What’s makes cash mobs so superior to other social media promotions is how easy they are. A typical flash mob, for instance, often requires paid performers and hours of rehearsals. But it doesn’t take a cast of thousands nor intricate choreography to make cash mobs work. Nor is there pressure to generate a massive quantity of Likes, fans, followers and tweets. You don’t need to “go viral.” Just a few dozen attendees and a cash mob can be a success.
If you get lucky and hundreds of people slam your cash mob event, you’ll have a PR bonanza on your hands.
And besides all that, cash mobs could be a lot of fun… and just an all-around nice thing to do.
10 Tips for Successful Cash Mob Marketing
1. Pick the right kind of small business to support. Cash mobs sponsored by a financial institution will work best at flower shops, farmers markets, cafes, restaurants, nurseries, family-owned hardware stores, home-and-garden shops, bookstores, pet stores and even animal shelters.
2. Get permission first. This may seem obvious, but before you send hoards of shoppers to a local business, make sure they are okay with it.
3. Crank up your PR machine. The local media will love this story, so milk it for all it’s worth. Call news outlets and tell them what you’re up to. Talk to them about themes like “jobs” and “the local economy” and you’ll have them eating out of your hands. If you give them advance notice, they will likely send a photographer or camera crew. Make sure you have a designated spokesperson at the event to field reporters’ questions.
4. Microsite or Facebook page/app. You could create a destination page so consumers could easily find the schedule of upcoming cash mobs, as well as a sign-up form where small businesses could request a cash mob at their location. If you get a lot of businesses applying, then you could let people vote on which business they’d like to hit next.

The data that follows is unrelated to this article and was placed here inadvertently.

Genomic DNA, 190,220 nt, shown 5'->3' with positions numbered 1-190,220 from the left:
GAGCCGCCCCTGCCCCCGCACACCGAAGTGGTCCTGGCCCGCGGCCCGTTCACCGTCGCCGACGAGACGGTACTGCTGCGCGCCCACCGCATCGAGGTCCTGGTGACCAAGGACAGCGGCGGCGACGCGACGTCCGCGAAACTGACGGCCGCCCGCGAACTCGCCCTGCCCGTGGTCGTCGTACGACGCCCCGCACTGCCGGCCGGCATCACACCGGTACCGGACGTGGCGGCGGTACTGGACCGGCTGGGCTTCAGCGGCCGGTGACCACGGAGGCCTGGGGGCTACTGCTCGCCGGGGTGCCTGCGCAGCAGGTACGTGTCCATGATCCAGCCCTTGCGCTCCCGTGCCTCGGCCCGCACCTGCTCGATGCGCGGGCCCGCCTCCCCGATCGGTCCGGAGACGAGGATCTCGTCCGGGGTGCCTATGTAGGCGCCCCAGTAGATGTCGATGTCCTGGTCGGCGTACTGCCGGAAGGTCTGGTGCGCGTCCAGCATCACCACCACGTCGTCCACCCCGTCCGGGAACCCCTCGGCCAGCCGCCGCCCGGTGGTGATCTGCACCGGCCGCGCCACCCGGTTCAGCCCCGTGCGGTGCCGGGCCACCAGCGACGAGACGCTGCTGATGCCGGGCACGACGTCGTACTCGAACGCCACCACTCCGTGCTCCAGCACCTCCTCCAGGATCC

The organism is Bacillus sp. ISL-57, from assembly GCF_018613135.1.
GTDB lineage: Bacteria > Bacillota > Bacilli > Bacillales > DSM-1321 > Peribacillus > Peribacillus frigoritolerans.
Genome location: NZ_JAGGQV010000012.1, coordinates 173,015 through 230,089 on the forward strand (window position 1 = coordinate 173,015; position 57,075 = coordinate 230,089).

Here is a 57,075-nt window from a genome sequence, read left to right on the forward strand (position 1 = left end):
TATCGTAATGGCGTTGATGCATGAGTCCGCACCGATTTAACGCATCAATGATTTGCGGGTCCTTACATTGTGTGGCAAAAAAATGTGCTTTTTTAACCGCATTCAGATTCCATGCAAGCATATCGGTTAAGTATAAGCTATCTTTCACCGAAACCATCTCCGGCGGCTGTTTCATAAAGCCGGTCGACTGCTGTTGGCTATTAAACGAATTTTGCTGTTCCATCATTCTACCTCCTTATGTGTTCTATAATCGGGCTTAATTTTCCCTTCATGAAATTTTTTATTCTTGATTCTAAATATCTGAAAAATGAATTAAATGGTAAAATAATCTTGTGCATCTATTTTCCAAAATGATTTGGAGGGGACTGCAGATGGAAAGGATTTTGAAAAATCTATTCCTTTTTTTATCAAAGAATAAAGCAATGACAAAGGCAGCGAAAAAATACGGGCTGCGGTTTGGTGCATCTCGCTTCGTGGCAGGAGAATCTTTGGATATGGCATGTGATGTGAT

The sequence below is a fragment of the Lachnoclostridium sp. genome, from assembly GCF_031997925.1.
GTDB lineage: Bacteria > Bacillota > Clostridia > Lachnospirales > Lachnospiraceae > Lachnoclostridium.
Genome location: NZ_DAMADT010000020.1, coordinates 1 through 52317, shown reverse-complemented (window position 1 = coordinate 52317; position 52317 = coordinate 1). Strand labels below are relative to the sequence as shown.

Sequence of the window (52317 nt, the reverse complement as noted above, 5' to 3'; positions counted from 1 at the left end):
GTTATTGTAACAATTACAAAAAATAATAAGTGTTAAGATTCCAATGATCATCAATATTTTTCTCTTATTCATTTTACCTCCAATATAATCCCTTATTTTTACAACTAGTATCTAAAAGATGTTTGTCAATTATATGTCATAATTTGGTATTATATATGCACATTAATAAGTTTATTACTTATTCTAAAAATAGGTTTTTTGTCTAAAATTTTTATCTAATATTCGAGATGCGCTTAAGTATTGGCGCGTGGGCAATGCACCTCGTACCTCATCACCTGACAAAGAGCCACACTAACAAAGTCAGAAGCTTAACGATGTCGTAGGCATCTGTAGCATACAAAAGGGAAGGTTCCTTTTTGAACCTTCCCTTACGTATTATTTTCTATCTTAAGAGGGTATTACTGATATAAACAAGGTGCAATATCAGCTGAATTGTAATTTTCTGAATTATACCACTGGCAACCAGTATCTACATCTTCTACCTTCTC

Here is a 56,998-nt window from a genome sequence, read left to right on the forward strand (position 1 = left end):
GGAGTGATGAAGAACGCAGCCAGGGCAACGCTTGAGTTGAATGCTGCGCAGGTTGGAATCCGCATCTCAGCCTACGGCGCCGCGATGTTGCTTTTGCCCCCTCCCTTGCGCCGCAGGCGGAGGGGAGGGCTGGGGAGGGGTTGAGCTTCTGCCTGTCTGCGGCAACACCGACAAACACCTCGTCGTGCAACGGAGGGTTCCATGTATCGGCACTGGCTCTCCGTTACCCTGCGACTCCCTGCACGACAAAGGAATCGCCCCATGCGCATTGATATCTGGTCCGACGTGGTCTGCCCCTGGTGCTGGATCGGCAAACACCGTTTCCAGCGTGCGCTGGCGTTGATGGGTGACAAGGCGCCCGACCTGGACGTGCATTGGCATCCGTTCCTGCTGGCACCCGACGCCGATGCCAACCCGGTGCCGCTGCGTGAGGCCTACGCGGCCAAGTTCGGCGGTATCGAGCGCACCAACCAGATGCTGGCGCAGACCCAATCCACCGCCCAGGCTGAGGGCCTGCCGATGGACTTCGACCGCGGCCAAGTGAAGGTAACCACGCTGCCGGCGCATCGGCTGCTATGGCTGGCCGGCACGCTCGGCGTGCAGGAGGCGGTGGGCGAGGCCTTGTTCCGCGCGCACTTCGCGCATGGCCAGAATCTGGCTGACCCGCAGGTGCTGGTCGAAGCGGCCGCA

5. Work with the mayor’s office. Every mayor has a vested interest in seeing local businesses succeed. You’ll find they are very receptive, and you’ll have an instant ally. If you cover the whole state, try working with the governor’s office.
6. Use social media. This kind of event is what social media channels were created for. Spread the word using Facebook and Twitter, and ask your fans and followers to do the same.
7. Send your employees. You can demonstrate your organization’s support for small businesses by encouraging staff to attend cash mob events. Make sure everyone who goes wears corporate apparel. You may even want to create a special team of employees to work cash mobs, in which case you could make special branded t-shirts.
8. Marketing materials. If you push a cavalcade of new customers to a business, there’s nothing wrong with asking the business owner to put out a few brochures or flyers, maybe for a few days or a week, but certainly for the cash mob event itself. Just don’t overdo it.
9. Parking and security. If you’re worried about a crush of attendees flocking to your cashmob events, you may want to plan ahead. Make sure there is adequate parking, and think about hiring an off-duty police officer if you anticipate more than 100 people showing up.
10. Two for one. If you can find a small business near a restaurant, café or brewpub, you can shift the crowd over to this second location for socializing afterward.